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Autumn Garden Maintence

April 18, 2016

As the season moves into autumn our gardens take on a distinctive charm that reflects the cooling of the days and the gentle slide into winter.  Yellow, orange and red hues from deciduous plants take centre stage and provide what can be the annual highlight in the garden. 

 

The resulting leaf drop can also be the start of a pre-winter tidy up with leaf piles to compost, pruning to be done and if you’re really into gardening the odd cutting to be taken.  The layout of your landscape and the planting selection will determine the amount of work that’s required.

 Most people are looking these days to reduce their garden maintenance, and a couple of tips may help you do this if you’re looking to cut back on the workload.

 

Firstly, reducing the area and depth of your garden beds and increasing your lawn area could be the right place to start.  This may also increase the perceived size of your outdoor space as a bonus effect.  Quite simply the less area of garden you have the less time you’ll require to tend to it.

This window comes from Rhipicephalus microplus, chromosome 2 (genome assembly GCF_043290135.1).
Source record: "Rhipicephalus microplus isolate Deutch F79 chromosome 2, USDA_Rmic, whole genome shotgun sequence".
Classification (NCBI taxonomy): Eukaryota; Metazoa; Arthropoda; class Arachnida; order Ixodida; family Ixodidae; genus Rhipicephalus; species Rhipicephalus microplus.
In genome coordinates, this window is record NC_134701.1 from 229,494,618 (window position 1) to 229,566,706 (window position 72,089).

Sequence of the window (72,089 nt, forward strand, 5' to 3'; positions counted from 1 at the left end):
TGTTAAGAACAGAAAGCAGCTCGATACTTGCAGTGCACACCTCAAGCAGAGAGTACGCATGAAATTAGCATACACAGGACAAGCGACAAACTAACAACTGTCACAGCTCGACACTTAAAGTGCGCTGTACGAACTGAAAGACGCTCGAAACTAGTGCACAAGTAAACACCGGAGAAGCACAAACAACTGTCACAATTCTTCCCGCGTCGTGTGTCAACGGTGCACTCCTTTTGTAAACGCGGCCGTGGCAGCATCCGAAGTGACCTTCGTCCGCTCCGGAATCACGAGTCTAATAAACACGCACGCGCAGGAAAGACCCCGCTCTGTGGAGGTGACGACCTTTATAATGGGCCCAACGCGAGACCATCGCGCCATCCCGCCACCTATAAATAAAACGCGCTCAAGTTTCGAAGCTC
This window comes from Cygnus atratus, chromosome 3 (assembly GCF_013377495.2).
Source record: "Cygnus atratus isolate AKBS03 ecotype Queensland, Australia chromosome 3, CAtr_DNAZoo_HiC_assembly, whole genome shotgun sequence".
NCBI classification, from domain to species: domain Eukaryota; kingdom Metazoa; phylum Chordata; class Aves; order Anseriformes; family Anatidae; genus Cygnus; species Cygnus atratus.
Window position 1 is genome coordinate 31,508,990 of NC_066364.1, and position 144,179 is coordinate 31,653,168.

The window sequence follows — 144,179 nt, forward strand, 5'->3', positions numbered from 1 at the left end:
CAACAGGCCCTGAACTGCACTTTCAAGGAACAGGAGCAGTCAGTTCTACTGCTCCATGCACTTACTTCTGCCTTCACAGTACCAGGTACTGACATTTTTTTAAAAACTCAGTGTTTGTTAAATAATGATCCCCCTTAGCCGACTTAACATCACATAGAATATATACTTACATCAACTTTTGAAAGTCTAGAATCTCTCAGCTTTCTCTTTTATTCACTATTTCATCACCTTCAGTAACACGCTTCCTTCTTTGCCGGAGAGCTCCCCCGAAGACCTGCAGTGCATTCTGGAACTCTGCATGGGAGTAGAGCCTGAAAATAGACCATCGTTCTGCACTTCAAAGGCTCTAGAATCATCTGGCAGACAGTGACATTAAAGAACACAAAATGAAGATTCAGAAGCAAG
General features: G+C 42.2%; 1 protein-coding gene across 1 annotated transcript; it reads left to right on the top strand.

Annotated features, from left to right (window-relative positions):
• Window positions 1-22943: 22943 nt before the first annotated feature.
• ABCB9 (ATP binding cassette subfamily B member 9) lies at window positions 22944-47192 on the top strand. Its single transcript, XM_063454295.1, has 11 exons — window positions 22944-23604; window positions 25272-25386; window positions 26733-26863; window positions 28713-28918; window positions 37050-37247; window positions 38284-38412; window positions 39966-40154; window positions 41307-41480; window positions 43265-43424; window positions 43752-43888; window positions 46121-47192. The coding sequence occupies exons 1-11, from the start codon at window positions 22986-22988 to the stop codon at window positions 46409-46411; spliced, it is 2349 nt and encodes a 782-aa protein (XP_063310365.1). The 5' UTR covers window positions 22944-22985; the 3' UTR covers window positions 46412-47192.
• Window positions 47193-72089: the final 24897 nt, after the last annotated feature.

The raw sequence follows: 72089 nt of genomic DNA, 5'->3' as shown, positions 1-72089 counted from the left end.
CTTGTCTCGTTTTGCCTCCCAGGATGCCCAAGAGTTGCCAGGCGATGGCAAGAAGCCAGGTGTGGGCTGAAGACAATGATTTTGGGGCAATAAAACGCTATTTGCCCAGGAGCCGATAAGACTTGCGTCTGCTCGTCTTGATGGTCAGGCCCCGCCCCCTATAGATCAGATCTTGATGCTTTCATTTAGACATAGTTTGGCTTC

If you don’t want to reduce area, try the application of a quality mulch to your beds.  A good layer 75-100mm thick of a composted mulch will supress weed growth, retain moisture and add organic content to your soil as it slowly breaks down.  If you have deep borders, pea straw will do the same job more cost effectively.

 

One of the most effective tools of garden designers to reduce maintenance is the use of a well selected evergreen hedge.  Once established it will cover right down to the ground, and should only need 2-3 trims a year to maintain a well-defined form.  Try Buxus to hedge a deep garden border.  It’s been done for centuries for good reason – the defined edge draws your eye away from the work required behind it. 

 

The key to hedge success is selection of the right hedging species.  If you’re after low maintenance watch out for the trap of Teucrium and Lonicera.  These both are vigorous growers that will establish quickly but then need regular and numerous trimming throughout summer to keep a crisp look.   Corokia and Laurel may be better options with far less trimming required.   

 

 

  

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2013 FORM garden architecture ltd | Craig Wilson | Registered Landscape Architect | Christchurch | Website by Studio Blue NZ

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Craig Wilson, FORM Garden Architecture